Stephanopoulos and co-host Diane Sawyer did discuss the apparent contradiction between Obama's claim on Tuesday that he had "no contact" with the governor and chief spokesman David Axelrod's comments on November 23 in which he asserted, "I know he's talked to the governor." A very credulous Stephanopoulos explained, "Well, first of all, David Axelrod put out a statement late yesterday, where he said he simply misspoke there...That is backed up by everyone else on the team, as well." So, while an ABC graphic read, "Political 'Crime Spree': Will Allegations Affect Obama," the former Clinton aide obviously didn't think so.
The mainstream media aggressively covered the controversies surrounding Republicans such as Mark Foley and Jack Abramoff and speculated about their connections to President Bush and other high profile members of the GOP. So, it will be interesting to see how tenaciously journalists investigate any linkage between President-elect Barack Obama and scandal ridden Illinois Governor Rod Blagojevich, now under arrest for allegedly trying to sell the selection of Obama's replacement to the Senate.
ABC Senior White House correspondent Jake Tapper [see file photo above] outlined the connections in a post on Political Punch. It seems that in addition to then-state senator Obama endorsing the Illinois governor in 2002 (Blagojevich returned the favor in 2004), Tapper noted that Obama's insistence on Tuesday afternoon that he "had no contact" with the governor's office on his replacement doesn't match previous comments from the incoming administration. According to senior advisor David Axelrod on November 23, 2008, "I know he's talked to the governor and there are a whole range of names many of which have surfaced, and I think he has a fondness for a lot of them." [Emphasis added.]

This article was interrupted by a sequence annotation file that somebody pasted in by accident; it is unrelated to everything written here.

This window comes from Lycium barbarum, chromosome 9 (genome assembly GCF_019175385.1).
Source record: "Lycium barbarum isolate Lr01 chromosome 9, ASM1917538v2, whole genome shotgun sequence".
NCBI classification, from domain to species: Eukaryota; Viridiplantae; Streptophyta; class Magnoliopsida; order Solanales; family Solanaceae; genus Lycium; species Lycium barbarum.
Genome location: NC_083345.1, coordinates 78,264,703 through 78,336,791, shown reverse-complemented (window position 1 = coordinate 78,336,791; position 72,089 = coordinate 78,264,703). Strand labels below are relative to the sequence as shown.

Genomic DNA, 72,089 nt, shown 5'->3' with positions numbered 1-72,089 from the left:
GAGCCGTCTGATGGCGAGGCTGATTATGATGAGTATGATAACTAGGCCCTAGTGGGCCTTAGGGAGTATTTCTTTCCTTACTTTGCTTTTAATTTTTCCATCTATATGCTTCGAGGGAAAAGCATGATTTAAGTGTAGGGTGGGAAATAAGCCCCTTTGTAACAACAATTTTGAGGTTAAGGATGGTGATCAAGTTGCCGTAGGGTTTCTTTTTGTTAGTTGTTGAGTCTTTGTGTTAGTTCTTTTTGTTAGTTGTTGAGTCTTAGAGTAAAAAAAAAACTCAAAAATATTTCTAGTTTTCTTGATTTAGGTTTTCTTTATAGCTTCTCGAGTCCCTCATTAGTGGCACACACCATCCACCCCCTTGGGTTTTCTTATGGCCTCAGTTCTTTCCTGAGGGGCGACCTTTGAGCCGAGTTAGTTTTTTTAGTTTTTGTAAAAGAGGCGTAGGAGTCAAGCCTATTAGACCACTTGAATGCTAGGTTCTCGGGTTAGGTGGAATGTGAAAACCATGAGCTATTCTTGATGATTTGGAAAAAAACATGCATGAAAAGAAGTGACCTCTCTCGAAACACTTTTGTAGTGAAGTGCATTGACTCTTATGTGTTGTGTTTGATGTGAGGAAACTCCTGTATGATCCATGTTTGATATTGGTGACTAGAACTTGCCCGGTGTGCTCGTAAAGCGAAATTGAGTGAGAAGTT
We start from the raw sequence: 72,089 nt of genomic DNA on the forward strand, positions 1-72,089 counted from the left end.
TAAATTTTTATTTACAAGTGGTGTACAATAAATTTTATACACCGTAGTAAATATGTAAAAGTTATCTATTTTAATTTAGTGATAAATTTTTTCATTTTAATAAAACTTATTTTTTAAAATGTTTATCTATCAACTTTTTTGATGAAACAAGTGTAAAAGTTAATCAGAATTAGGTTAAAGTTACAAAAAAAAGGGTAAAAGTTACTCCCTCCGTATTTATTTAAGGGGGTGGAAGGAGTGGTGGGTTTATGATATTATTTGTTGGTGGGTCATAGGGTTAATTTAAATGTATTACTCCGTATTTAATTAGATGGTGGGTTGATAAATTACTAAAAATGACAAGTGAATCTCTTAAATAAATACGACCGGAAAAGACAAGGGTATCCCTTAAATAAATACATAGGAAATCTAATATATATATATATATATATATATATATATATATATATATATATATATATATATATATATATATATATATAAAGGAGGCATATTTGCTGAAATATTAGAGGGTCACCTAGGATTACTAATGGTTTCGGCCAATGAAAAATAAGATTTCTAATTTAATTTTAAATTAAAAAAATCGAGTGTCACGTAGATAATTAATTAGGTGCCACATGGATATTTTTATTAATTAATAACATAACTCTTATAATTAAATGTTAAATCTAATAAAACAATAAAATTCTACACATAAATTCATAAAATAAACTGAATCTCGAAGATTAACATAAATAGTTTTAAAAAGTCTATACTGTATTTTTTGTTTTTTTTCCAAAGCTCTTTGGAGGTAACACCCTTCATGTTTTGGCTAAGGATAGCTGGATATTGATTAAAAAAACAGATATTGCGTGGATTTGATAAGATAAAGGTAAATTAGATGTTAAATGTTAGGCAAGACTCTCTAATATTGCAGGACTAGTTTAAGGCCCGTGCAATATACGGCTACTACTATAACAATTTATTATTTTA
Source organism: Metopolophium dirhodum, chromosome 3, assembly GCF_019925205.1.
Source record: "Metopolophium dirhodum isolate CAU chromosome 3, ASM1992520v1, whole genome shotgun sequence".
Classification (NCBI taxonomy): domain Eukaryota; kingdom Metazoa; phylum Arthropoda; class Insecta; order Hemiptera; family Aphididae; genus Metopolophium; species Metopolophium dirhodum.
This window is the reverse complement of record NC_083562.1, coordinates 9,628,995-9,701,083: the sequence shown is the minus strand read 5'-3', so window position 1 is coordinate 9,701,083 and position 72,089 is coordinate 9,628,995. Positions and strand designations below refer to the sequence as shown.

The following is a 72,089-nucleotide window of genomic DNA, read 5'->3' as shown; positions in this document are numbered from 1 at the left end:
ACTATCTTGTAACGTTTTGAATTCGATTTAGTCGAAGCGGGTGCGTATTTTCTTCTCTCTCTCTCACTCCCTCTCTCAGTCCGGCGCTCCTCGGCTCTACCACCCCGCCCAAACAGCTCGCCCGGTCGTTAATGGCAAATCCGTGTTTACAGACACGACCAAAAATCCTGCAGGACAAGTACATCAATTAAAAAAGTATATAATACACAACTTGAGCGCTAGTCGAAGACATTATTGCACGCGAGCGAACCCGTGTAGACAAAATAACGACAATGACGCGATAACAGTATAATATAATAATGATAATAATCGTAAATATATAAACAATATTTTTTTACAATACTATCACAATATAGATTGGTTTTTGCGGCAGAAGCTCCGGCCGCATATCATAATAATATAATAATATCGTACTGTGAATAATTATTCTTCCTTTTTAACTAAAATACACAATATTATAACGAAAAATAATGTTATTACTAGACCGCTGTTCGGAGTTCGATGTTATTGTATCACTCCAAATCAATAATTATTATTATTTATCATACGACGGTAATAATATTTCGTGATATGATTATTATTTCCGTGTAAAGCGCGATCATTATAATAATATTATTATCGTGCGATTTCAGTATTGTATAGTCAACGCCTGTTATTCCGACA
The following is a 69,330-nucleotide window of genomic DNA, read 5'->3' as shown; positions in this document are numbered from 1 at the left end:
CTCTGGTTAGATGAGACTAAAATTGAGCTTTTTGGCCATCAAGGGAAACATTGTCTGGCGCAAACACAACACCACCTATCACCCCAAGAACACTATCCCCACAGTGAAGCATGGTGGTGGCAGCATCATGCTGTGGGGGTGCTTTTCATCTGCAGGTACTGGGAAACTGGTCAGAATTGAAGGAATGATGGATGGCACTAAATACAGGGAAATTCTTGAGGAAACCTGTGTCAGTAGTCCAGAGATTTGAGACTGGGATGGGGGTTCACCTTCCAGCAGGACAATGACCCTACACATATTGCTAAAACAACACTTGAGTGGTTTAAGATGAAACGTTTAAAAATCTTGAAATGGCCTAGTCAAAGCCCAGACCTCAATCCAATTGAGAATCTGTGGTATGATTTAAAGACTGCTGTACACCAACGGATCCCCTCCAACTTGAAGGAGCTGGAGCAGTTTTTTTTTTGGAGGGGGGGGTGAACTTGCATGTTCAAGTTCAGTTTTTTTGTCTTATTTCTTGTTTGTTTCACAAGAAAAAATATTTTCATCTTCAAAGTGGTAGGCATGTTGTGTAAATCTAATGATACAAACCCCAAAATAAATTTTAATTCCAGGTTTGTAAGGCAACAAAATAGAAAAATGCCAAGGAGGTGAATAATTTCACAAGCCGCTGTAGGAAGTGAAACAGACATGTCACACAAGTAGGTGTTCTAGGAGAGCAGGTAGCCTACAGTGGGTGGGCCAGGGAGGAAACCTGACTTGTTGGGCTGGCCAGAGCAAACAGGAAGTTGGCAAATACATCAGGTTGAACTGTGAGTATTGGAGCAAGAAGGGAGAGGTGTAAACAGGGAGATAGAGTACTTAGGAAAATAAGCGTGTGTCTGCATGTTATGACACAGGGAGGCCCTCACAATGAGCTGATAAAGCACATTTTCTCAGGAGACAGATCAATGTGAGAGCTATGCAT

[UPDATE: During the 6:30pm ET feed of ABC's World News, Tapper appeared on screen and anchor Charles Gibson asked him about the contacts between Blagojevich and Obama's transition office. But the audio failed and, after two attempts to talk to Tapper, the newscast moved on. Maybe it will be corrected in the 7pm ET feed.]
On Saturday's "Good Morning America," various hosts and reporters gushed over the "exciting," "tantalizing" prospect that Caroline Kennedy could replace Hillary Clinton in the U.S. Senate, should the former first lady be confirmed as Barack Obama's secretary of state. ABC News political director David Chalian enthused that "on top of the new Obama administration that she was a huge proponent and supporter of, it [the appointment] would just rise to this moment of, sort of, a return to that age of Camelot."
Weekend GMA co-host Bill Weir began the segment by wondering, "And who could upstage a Clinton but a Kennedy?" Later, fellow co-host Kate Snow cooed, "So, tantalizing. Kennedys and Obamas and Clintons, all the talk." Clearly agreeing, Weir enthused, "Exciting to talk about."
Actress Meryl Streep, who plays an authoritarian nun battling a "passionate liberal priest" (according to Newsweek) in the new film "Doubt," told the Boston Herald on Sunday that the film is actually a metaphor for those who think the war on terror can be won with force. She argued, "It's about someone who thinks you can control evildoers with force and a firm hand and an unrelenting, 'We will not negotiate (with terrorists).'"
The liberal actress also added, "Or there's another approach, one with all these layers of humanity who think you have to have innocence so it doesn't go bad and get corrupted." Philip Seymour Hoffman, who co-stars in the film as a priest suspected of sex abuse, appeared on Monday's "Good Morning America" as part of a three day promotion that the ABC network is providing for the film. In the interview with news anchor Chris Cuomo, Hoffman somewhat cryptically said of the film, "...Certainty is usually connected to something positive. And doubt is usually connected to something negative. And what if you switch that and what would happen? And the film kind of is looking at those issues." (Reviews of the film suggest it comes down on the side of doubting.)